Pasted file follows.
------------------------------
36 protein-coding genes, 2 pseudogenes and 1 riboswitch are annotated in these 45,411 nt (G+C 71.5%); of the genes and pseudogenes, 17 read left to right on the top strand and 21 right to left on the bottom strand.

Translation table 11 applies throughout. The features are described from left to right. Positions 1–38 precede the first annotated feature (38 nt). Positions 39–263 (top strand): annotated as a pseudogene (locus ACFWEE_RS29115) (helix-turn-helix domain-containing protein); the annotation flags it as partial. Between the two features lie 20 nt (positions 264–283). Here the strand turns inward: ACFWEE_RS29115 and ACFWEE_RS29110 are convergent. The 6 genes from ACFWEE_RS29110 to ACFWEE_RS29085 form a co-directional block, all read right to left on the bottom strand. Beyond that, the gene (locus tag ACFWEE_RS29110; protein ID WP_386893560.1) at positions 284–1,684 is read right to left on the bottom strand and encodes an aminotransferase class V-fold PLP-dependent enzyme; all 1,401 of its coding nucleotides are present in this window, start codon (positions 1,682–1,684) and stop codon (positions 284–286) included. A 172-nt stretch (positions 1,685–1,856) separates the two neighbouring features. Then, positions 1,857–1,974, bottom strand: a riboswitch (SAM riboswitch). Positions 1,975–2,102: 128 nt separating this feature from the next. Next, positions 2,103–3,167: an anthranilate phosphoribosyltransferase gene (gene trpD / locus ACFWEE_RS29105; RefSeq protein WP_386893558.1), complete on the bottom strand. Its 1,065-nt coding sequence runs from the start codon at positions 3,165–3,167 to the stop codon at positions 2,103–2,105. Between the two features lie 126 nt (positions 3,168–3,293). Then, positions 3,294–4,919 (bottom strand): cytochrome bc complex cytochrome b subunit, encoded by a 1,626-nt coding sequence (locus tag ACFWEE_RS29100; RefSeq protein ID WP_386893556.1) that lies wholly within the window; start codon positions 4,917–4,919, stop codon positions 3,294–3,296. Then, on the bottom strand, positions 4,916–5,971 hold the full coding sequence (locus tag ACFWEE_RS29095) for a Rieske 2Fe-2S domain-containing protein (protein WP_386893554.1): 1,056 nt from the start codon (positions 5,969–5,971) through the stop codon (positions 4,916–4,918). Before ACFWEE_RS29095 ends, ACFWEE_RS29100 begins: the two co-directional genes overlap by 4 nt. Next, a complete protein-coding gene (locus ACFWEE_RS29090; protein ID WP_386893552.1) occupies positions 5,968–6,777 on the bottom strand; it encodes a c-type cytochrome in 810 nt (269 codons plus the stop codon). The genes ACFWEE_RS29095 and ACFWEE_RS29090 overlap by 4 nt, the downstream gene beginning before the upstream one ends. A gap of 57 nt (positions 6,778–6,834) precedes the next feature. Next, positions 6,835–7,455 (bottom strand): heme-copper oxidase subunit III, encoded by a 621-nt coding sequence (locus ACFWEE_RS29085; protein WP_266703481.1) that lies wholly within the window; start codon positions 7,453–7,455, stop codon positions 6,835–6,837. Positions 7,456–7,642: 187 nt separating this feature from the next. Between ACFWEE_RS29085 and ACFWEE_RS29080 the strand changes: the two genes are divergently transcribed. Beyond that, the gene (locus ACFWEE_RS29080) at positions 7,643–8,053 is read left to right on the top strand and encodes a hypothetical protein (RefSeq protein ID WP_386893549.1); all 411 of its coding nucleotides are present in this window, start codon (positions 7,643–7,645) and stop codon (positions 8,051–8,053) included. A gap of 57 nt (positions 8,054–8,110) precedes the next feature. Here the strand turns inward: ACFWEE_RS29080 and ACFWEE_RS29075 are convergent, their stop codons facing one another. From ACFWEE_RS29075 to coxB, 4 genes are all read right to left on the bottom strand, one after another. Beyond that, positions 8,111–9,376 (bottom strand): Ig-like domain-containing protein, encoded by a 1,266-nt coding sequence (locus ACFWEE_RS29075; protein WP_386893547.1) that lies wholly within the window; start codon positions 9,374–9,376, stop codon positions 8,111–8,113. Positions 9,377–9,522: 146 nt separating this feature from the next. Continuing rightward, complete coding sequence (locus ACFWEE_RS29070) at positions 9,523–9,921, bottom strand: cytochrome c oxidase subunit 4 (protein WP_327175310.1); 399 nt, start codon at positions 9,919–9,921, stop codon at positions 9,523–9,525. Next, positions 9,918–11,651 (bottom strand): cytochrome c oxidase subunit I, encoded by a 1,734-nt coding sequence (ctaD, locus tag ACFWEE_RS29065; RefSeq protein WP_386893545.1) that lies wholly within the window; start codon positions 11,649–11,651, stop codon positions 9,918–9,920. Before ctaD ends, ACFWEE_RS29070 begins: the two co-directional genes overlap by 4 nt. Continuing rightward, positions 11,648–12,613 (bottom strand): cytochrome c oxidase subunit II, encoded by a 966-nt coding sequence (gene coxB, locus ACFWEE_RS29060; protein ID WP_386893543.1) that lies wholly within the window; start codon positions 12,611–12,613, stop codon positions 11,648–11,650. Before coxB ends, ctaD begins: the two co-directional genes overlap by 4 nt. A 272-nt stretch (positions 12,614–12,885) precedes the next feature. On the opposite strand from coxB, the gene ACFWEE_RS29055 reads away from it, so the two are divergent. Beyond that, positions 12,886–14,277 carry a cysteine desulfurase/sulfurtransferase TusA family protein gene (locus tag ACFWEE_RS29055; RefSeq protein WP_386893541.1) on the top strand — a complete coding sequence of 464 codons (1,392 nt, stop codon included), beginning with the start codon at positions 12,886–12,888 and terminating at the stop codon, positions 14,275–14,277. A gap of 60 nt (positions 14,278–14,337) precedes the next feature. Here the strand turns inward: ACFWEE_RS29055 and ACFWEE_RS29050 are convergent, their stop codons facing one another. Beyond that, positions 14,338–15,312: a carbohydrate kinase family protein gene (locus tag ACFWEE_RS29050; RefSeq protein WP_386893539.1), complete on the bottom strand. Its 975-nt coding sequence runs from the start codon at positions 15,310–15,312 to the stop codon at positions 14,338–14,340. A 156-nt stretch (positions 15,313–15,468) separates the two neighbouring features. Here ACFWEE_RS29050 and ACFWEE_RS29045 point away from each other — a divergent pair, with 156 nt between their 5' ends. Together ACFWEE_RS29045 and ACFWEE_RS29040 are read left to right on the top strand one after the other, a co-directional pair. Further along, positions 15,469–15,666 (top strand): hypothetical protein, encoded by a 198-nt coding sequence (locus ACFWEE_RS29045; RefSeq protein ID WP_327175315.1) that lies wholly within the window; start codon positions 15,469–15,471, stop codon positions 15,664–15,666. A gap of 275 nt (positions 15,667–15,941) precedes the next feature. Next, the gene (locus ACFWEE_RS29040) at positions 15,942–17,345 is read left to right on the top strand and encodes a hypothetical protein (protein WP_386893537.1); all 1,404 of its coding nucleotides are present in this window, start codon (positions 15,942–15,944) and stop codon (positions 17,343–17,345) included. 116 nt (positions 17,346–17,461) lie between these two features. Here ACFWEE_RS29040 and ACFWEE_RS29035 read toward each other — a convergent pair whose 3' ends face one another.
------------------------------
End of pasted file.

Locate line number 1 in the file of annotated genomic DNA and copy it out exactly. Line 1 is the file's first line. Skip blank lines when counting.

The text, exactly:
36 protein-coding genes, 2 pseudogenes and 1 riboswitch are annotated in these 45,411 nt (G+C 71.5%); of the genes and pseudogenes, 17 read left to right on the top strand and 21 right to left on the bottom strand.